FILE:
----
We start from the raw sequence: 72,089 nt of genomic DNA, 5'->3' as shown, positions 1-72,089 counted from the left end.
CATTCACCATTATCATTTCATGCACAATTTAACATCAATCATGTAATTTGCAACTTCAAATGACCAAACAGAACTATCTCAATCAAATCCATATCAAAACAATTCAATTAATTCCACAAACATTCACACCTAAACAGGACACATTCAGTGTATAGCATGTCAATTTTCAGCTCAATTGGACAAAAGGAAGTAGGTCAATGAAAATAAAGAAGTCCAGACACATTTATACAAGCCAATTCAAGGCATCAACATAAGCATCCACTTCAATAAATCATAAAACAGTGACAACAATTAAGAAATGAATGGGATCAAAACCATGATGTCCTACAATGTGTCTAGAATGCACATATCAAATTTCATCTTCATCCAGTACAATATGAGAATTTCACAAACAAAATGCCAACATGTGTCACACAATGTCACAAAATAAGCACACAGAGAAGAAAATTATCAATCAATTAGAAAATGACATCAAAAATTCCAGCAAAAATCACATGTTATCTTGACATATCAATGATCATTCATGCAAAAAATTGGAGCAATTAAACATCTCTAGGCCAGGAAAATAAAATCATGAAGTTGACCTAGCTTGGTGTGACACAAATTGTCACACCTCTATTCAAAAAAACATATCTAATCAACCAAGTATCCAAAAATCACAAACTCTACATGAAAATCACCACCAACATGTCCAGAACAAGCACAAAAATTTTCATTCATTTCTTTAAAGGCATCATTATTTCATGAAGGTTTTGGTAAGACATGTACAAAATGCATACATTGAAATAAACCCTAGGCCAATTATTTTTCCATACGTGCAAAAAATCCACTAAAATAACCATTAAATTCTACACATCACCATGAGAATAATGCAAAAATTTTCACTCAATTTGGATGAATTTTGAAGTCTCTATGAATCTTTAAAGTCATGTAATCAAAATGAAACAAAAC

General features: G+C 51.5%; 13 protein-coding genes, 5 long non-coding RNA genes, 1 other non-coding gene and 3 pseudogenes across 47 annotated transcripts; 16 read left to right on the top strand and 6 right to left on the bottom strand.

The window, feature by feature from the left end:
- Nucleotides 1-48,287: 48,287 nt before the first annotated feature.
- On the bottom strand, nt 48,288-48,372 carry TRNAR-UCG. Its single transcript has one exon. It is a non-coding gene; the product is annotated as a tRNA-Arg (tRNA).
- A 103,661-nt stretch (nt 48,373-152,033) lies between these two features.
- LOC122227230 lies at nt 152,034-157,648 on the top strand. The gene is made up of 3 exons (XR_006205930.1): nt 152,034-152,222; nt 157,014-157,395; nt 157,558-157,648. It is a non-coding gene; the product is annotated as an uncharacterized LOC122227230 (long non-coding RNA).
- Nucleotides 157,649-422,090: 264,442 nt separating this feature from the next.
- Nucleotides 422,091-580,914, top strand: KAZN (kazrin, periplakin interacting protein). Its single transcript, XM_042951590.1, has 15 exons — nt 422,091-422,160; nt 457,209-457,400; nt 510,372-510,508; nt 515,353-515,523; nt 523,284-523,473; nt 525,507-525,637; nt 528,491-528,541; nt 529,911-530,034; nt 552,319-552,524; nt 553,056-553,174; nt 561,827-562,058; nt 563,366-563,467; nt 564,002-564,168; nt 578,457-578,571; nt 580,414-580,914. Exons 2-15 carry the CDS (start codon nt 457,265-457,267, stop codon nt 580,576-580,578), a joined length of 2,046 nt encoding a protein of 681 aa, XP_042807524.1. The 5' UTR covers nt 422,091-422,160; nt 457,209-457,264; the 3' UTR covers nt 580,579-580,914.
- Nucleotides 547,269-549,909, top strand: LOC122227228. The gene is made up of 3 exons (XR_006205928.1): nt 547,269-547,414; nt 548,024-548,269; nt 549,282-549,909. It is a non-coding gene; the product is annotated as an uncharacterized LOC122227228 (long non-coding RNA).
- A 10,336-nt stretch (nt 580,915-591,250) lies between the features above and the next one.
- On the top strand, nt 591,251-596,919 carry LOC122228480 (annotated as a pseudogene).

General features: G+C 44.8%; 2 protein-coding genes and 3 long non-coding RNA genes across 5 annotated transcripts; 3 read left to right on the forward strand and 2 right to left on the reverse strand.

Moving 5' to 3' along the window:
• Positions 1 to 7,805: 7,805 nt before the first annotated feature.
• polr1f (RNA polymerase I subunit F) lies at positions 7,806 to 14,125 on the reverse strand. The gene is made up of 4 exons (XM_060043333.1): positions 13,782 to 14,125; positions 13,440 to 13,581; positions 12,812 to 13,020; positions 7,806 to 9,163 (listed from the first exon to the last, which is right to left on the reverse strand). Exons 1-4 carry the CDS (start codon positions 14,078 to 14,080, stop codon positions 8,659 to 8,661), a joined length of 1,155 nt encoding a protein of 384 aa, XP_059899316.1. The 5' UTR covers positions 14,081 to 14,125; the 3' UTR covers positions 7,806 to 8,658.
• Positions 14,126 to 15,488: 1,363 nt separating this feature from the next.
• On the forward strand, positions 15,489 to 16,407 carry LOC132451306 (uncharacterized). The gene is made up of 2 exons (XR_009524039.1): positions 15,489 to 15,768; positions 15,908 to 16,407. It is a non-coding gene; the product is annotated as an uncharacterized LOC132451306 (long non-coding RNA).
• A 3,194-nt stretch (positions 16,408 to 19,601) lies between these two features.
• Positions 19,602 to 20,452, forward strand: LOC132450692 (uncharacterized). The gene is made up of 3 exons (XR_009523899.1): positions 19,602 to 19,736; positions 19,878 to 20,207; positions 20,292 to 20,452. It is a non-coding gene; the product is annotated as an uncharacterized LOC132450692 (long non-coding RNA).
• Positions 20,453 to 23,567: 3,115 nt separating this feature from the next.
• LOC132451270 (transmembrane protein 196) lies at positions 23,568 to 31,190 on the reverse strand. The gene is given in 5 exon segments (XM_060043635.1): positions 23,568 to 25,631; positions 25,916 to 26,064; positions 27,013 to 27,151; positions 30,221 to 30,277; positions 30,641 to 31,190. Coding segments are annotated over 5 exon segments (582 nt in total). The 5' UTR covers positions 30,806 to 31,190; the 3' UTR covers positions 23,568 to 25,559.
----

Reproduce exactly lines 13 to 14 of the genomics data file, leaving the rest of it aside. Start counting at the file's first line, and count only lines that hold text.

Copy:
- On the top strand, nt 591,251-596,919 carry LOC122228480 (annotated as a pseudogene).

General features: G+C 44.8%; 2 protein-coding genes and 3 long non-coding RNA genes across 5 annotated transcripts; 3 read left to right on the forward strand and 2 right to left on the reverse strand.